Great Egret

Great Egret

Monday, 8 June 2015

Do you know where Swamp Cottonwood is?

I've had occasion to check out Bickford Oak Woods Conservation Reserve three times in the last few weeks. It doesn't take all that long to get there, but there aren't any official trails, so one has to be willing to follow some overgrown logging trails, or bushwack their way through once you arrive. At 308 hectares in size (760 acres) and much of it being wetland, it isn't the easiest place to get around, but usually well worth the effort.

Drainage is poor, leading to all sorts of small and large wetland pockets.
Typical forested wetland of Bickford Oak Woods
One of the things that Bickford Oak Woods Conservation Reserve (BOWCR) is known for is the only location in Canada for the tree species called Swamp Cottonwood. It was discovered by Gerry Waldron, John Ambrose and Lindsay Rodger in 2002, while doing some inventory work. It is hard to believe that even in this 21st century, new tree species are being discovered in southern Ontario!
Swamp Cottonwood
Swamp Cottonwood grows to a fairly good size, and occurs in a buttonbush swampy area. There are several dozen trees of various sizes.....the image here is from a very short young plant.

The wetlands are great spots for amphibians, such as this tiny Western Chorus Frog, only about 2-3.5 cm long.

In general, the BOWCR does not have a lot of large trees. It was acquired by business men during a time when industrial expansion of that part of Lambton County was thought to be a good investment. But industrial expansion did not occur in this area, so it sat for decades. It did undergo fairly intensive timber harvest about 50 years ago, as well as some cattle pasturing, so it wasn't in the most pristine shape. But in the late 1990s, the owners called me to see if any government or private conservation agency would be interested in purchasing it, and so a plan of action was put into place. With the extreme generosity of individuals, local field naturalist groups, the Nature Conservancy of Canada as well as Ministry of Natural Resources, it was acquired and eventually designated as a Conservation Reserve. The forest is rebounding from the harvesting and pasturing activity of the past. But hints of such activity remains, if one only looks at the type of tree form that is common to see throughout the drier sections of the forest.

Multi-stemmed tree trunks abound. Oak was a valuable forest product, and so the merchantable timber was taken out. But oaks have a tendency to sucker after harvest, and some of those suckers are now the well established tree trunks. It is quite common to see double and triple stemmed trunks of various oak species.

Triple-stemmed White Oak
 And on occasion, one may find one with as many as five trunks such as this Red Oak below shows.
With this forest being so large at over 750 acres, it has a significant amount of what is known as Interior Forest, which is the forested portion at least 100 metres from the edge. This is the maximum distance at which edge species, such as Brown-headed Cowbirds, will normally venture in, giving a safer area for birds such as Wood Thrush, Ovenbird and other forest interior species to breed without being parasitized by the cowbird which lays its eggs in other species nests.

Ovenbirds, Wood Thrush, Scarlet Tanager, Yellow-throated Vireo, Rose-breasted Grosbeak and others are fairly common here. Less common species include Cerulean Warbler, Tufted Titmouse and even Acadian Flycatcher. I have seen or heard all of these here from time to time, other than the Acadian......that one is pretty infrequent here.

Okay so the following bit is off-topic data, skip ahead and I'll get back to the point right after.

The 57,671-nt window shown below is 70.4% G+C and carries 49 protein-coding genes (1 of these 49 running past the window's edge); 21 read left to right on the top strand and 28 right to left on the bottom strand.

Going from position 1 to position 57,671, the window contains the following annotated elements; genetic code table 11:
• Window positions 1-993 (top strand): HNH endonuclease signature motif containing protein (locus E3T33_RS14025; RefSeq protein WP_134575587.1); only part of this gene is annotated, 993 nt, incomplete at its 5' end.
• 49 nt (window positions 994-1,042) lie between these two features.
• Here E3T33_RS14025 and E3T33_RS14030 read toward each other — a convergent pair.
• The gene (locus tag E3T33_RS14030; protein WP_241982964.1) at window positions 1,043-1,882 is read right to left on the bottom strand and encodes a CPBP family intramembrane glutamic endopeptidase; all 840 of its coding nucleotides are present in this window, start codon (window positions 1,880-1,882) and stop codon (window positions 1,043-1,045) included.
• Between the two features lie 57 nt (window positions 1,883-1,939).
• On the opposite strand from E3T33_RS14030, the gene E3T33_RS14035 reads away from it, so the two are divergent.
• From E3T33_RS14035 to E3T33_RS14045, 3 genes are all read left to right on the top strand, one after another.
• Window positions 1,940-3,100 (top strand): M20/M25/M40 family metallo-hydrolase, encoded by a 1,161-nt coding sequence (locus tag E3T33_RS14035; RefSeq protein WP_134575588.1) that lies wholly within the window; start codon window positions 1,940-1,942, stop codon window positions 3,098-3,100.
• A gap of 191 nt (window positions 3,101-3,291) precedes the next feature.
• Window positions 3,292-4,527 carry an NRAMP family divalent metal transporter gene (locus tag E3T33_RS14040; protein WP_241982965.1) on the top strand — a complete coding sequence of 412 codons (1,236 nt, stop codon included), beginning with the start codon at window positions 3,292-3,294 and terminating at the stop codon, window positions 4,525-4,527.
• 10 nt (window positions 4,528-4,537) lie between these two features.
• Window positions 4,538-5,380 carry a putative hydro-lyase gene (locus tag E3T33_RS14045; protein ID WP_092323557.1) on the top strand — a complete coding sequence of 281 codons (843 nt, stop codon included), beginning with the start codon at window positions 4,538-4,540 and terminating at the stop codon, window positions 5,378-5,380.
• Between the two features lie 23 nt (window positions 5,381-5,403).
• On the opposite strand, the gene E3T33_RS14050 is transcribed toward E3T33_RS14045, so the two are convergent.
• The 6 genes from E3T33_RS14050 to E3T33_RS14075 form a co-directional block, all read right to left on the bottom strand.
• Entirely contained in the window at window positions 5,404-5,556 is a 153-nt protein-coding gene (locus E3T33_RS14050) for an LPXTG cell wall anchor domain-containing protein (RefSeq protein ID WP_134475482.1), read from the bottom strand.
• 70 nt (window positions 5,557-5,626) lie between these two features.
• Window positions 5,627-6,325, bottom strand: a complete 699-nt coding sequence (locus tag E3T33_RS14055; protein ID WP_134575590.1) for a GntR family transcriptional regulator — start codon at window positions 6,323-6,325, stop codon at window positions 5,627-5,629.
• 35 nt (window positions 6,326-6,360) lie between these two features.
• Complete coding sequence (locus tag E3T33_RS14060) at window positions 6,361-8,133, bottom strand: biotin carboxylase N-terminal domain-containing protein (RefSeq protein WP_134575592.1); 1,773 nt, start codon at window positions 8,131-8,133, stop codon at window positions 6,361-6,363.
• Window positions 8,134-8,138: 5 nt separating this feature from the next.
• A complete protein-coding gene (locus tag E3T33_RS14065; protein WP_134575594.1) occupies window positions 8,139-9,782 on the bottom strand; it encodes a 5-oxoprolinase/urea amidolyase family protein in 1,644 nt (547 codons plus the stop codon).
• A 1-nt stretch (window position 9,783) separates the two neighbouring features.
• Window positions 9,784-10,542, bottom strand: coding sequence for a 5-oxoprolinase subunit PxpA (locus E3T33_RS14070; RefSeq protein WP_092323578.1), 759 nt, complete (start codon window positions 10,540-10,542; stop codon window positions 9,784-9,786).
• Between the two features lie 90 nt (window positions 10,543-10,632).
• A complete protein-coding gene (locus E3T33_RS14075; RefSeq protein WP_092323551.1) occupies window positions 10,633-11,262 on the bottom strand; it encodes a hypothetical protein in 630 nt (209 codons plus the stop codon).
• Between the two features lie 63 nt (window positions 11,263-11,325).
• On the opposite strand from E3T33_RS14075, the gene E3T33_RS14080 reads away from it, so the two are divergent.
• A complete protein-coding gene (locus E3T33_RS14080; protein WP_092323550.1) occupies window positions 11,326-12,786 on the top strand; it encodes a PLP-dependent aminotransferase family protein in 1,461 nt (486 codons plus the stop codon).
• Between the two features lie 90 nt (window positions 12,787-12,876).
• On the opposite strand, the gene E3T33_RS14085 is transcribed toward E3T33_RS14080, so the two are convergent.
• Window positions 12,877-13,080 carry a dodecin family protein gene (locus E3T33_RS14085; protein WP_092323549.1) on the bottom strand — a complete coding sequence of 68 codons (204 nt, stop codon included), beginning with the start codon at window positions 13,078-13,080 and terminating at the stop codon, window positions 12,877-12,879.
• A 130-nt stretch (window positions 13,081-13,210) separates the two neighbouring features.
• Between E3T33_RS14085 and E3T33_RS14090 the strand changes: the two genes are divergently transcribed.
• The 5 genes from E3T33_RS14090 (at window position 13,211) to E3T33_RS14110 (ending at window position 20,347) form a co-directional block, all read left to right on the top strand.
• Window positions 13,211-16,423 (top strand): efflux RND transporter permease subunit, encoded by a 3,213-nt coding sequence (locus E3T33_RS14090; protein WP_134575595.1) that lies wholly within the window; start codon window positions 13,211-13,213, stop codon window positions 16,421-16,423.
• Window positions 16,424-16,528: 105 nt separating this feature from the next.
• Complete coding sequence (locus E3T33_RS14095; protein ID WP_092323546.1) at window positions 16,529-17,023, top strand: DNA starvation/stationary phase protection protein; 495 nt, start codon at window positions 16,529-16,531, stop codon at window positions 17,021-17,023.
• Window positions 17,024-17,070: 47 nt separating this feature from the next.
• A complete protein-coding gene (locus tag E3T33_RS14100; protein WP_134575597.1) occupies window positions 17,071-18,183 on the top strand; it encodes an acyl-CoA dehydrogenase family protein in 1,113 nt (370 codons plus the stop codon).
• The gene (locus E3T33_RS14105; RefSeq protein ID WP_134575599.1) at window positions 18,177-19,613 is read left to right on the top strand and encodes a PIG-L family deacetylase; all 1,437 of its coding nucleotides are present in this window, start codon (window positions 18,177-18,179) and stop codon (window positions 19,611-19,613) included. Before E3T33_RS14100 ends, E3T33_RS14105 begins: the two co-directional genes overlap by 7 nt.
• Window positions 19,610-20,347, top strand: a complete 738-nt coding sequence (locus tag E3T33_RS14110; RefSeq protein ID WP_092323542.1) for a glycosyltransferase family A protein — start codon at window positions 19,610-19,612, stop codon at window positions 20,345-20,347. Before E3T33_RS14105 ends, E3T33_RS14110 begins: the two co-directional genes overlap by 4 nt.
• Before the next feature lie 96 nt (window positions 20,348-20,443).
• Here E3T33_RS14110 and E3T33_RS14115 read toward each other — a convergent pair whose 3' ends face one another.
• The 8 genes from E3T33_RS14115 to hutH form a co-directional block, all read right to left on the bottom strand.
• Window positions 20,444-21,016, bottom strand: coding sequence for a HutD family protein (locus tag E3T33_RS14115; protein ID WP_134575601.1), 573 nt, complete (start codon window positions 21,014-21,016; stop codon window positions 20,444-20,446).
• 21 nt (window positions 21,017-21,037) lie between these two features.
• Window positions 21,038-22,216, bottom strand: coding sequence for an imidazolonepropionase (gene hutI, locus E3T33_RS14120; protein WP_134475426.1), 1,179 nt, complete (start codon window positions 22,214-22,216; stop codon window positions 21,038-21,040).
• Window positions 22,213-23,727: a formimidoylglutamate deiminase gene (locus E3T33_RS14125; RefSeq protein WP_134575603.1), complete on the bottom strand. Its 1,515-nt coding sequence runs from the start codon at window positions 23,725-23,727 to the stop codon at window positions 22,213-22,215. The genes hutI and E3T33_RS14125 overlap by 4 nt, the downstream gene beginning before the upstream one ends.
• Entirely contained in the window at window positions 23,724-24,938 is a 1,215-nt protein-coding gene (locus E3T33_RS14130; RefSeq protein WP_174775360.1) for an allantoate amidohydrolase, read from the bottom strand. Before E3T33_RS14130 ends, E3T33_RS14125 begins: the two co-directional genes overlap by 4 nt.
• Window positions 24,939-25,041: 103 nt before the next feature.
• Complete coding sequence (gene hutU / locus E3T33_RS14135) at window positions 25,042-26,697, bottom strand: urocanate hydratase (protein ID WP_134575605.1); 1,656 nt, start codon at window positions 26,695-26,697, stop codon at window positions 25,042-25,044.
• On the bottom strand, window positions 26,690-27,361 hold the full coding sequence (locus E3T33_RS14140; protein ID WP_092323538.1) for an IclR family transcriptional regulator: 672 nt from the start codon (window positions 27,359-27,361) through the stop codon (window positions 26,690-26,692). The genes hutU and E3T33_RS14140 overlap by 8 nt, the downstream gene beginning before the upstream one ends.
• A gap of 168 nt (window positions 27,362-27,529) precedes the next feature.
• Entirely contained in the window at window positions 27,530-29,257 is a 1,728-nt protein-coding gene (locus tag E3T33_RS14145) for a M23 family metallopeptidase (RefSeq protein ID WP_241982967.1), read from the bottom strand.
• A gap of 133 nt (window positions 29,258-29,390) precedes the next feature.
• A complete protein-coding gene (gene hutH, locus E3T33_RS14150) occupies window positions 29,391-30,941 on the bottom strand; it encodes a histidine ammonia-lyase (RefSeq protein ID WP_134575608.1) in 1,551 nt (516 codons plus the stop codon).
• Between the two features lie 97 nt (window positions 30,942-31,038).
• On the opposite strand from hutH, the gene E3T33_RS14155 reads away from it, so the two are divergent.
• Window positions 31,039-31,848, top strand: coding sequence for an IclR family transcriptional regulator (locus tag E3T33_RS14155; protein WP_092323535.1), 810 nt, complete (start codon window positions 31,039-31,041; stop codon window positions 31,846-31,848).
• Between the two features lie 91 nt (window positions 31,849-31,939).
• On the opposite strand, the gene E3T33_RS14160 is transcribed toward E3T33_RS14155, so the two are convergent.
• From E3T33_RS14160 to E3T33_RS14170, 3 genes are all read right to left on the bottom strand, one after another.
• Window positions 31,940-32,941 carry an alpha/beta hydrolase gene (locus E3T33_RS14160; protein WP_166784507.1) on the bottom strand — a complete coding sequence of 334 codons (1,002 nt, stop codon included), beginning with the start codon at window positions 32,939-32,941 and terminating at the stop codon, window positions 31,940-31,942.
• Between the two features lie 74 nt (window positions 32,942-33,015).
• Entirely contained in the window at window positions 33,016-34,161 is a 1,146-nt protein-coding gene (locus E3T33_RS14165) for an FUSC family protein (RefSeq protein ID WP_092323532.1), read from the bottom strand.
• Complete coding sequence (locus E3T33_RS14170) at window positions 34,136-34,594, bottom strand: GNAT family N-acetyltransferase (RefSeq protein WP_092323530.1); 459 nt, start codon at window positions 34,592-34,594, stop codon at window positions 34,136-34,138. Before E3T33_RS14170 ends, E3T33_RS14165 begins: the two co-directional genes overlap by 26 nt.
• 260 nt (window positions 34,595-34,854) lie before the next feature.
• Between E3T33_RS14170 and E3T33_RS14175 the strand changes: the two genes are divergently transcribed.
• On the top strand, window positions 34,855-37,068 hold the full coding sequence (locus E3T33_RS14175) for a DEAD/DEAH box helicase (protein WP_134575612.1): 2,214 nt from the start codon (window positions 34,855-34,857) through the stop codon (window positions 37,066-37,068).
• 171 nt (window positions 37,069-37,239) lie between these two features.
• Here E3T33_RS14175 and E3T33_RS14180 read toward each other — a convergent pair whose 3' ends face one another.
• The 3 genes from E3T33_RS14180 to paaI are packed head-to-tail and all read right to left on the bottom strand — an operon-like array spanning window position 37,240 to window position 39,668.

Some of the largest wetland areas in the BOWCR will support Beaver, and a Great Blue Heronry is in the vicinity of these same interior wetlands.
Beaver cutting
I noted this One-spotted Stinkbug along the trail.
And in October, one can easily find Witch-hazel, a shrub that only flowers in the fall.
Some of the property that was formerly in farmland has been left to regenerate, and even had some tallgrass prairie plants and wildlife shrubs established about a decade ago. Right now, these areas are great for butterflies and dragonflies. This first one is a Common Baskettail, but it had me fooled at first because they normally have an obvious dark spot at the base of the wing. It is more noticeable in the second photo.
Common Baskettail
 Also fairly abundant was Common White tail, as in the next photo showing an immature male of the species.
 Twelve-spotted Skimmers were also well represented.
Twelve-spotted Skimmer
Wildlife shrubs, such as this Nannyberry, are coming into good flower these days, which is great for butterflies.
Eastern Tiger Swallowtail
Giant Swallowtail
American Lady
In the grasses and clover were some smaller lepidoptera:
Common Ringlet
Juvenal's Duskywing
Peck's Skipper
I'm not 100% certain if this is a Peck's Skipper.....those little rascals are sometimes a challenge unless you get just the right angle to show the important characteristics.....if anyone has a better idea, please let me know.

While I was busy photographing butterflies in the open grassy area, this Tree Swallow and its mate were keeping an eye on me.


  1. Looks like a Peck's Skipper.
    I've only gone into BOW in the winter months and have seen the Swamp Cottonwoods. Must attempt a look during mosquito season!

    1. Thanks for the confirmation of the skipper, Blake. And visiting during the summer months is quite a different experience, obviously.....maybe wait until later in the summer or even early fall when the skitters are less plentiful.

  2. Al

    As always, I've learned something new from your blog.

    Thank you!

    1. Hi Ron...thanks for the comment, and you are quite welcome!